How to Question Stressful Thoughts About COVID-19
The Panic over COVID-19 Is an Epidemic Too
Our panic over the coronavirus could end up causing as much, or more, damage as the virus itself. I call it a mental virus. We’ve got a real physical virus going around the world. And we have a mental virus too, that is even more contagious.
For most of us, the mental virus has already reached us, and has infected our minds with all kinds of scary thoughts about the future, about our health, about our families, about our businesses, and our money.
The result is stress on a global level; fear levels are high everywhere, and many reactions based on that fear: at least we can all laugh at the idea of hoarding toilet paper. But as
“crazy” as it is, it’s a real panic that we’re witnessing.
Regardless of What Is Happening in the World, How Is Your Stress?
Stress is always a personal thing. The world may be freaking out. But I always have a choice to join in with the thinking of the world and get stressed myself, or to question the scary thoughts that everyone is believing and remain balanced.
When I remain balanced in the face of a crisis, I become a pillar of society. I can think clearly when others can’t. I can act effectively without panic. We need a society right now with more of these kind of people, people who are immune from the downward pull of stress and panic.
How Can You Immunize Your Thinking?
Immunity from stressful thinking comes from not being so caught up in the thinking. This means taking things with a grain of salt. People who meditate often have this kind of clarity in the midst of chaos. I have been practicing Transcendental Meditation since I was young and it has consistently given me more distance on stressful situations.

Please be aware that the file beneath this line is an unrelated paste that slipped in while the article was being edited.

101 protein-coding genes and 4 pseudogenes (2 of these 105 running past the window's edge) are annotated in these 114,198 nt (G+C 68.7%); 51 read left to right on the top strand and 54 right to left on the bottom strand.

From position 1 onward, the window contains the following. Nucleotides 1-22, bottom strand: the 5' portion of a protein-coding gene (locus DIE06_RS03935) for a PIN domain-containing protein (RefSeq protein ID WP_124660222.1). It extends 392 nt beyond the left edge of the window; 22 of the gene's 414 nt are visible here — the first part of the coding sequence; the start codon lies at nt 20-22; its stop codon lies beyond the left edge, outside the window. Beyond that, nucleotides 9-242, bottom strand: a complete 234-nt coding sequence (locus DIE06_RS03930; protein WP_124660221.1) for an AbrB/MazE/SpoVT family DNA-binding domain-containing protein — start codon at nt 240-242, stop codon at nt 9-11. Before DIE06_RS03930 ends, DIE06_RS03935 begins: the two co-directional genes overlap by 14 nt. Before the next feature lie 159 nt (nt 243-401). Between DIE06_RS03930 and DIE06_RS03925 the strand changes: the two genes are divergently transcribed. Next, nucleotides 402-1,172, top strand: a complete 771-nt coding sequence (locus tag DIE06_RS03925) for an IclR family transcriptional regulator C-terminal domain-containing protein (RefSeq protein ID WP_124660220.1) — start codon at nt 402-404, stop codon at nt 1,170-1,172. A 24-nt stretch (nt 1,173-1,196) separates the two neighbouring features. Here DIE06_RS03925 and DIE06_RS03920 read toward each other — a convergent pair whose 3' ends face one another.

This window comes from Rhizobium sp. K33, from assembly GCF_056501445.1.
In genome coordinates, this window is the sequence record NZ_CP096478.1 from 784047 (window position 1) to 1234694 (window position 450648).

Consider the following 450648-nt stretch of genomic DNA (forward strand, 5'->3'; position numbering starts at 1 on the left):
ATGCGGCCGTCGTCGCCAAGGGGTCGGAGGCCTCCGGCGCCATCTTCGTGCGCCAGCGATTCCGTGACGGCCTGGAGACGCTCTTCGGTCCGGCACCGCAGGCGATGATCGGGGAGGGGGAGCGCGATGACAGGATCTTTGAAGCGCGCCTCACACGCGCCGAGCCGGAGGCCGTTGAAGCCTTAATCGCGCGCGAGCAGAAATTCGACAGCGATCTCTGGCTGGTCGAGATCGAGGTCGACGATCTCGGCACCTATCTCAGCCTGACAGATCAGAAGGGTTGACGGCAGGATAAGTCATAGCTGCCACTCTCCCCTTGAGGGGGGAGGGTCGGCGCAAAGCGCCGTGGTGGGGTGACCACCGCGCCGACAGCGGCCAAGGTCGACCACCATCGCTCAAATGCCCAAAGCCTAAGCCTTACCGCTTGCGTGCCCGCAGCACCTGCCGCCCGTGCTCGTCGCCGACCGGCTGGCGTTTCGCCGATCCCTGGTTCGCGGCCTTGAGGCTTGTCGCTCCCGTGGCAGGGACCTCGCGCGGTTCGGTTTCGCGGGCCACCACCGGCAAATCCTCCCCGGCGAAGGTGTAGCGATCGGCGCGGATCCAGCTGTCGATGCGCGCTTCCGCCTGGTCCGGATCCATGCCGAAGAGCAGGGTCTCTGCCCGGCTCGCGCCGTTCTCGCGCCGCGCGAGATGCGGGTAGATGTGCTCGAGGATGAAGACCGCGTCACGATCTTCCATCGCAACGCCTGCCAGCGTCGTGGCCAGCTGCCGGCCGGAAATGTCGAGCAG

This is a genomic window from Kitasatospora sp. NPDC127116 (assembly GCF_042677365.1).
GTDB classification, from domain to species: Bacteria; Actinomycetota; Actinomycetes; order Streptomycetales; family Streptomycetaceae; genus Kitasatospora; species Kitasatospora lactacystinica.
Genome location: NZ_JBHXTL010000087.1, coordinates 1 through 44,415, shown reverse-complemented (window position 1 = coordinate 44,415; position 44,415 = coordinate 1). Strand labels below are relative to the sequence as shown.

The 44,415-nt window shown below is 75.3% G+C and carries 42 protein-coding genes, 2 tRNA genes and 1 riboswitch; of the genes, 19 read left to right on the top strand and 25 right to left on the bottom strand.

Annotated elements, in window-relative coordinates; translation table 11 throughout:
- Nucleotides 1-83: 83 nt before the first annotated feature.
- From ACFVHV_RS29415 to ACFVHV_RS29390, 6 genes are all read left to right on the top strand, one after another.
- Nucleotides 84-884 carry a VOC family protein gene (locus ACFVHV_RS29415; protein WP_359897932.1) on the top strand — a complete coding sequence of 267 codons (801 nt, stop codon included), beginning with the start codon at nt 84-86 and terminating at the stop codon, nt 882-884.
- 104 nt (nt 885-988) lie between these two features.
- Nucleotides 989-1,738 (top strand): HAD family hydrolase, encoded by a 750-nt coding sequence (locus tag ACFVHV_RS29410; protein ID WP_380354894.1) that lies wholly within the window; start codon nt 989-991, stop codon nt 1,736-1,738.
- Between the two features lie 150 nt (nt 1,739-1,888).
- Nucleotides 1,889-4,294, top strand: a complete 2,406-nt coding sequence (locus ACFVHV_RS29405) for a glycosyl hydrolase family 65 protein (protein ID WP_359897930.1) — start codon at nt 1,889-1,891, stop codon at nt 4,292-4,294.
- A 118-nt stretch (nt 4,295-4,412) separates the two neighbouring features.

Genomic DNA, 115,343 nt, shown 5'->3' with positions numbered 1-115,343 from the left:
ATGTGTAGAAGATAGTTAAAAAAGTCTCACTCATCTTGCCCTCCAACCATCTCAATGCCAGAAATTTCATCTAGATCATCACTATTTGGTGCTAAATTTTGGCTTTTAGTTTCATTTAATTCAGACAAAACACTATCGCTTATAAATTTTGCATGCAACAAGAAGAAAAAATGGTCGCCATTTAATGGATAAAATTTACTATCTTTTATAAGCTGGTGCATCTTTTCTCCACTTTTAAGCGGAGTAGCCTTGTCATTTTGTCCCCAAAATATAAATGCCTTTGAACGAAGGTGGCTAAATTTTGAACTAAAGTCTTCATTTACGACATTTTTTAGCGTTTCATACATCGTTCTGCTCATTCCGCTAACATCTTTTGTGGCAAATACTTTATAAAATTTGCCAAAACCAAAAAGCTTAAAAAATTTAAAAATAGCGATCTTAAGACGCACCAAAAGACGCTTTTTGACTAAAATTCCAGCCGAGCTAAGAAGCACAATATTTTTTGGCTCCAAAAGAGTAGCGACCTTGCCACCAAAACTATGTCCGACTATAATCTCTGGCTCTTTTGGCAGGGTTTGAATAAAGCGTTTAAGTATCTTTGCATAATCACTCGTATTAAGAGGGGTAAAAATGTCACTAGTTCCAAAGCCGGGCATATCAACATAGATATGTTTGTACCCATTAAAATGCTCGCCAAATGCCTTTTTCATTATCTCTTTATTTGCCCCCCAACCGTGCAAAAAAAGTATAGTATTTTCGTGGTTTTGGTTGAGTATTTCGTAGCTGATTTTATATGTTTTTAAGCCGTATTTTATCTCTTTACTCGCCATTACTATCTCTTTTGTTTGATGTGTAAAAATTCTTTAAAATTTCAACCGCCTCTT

Another powerful way to immunize your thinking is to directly question the stressful thoughts themselves. For this, I have been using The Work of Byron Katie since 2007. I love how my stressful thinking falls away when I write it down and then question a thought thoroughly.
What I’m often left with after doing The Work is a natural state of clarity. Then, no matter how many times people try to scare me with the same thought I was believing, once I’ve seen through the story I can’t go back to it again. This is an immunity: I just don’t buy into it anymore.
How Can You Do The Work on COVID-19
Doing The Work of Byron Katie on COVID-19 is no different than doing The Work on any other stressful situation. The first step is to make a list on paper or all the stressful thoughts related to the situation.
You can do this in a brainstorm fashion using a blank sheet of paper or a computer. Just write down any thought that comes up related to the coronavirus. Make a list. This step helps to lighten the mind by getting it all out on paper. You may also want to use a Judge-Your-Neighbor Worksheet to help identify your stressful thoughts.
Once you have your list, then pick one statement to question using the four questions and turnarounds of The Work. Take your time with this. It is meditation. Your answers will come up from inside—answers that you didn’t know were there, but which make sense to you. This takes time and listening. You can’t rush the process.
Let’s Look More Specifically at What You Can Question
Identifying which stressful thoughts to question is also meditation. It’s worth spending some time listening to what is really bothering you about COVID-19. Here are some ideas of where you could look to identify your stressful thoughts to write down and question.
1. Make a list of fears. Start with the prompt, “I am afraid of COVID-19 because…” and write as many sentences as you can think of. For example:
It will cripple the world’s food supply.
I will starve.
It is coming for me.
I won’t be able to handle it.
I will die.
My business will evaporate.
I will run out of money.
I won’t be able to survive.
2. Feel free to exaggerate your fears. What is the worst that could happen? Play it up so that you can see more clearly the thinking that you are buying into on a subtle level. For example: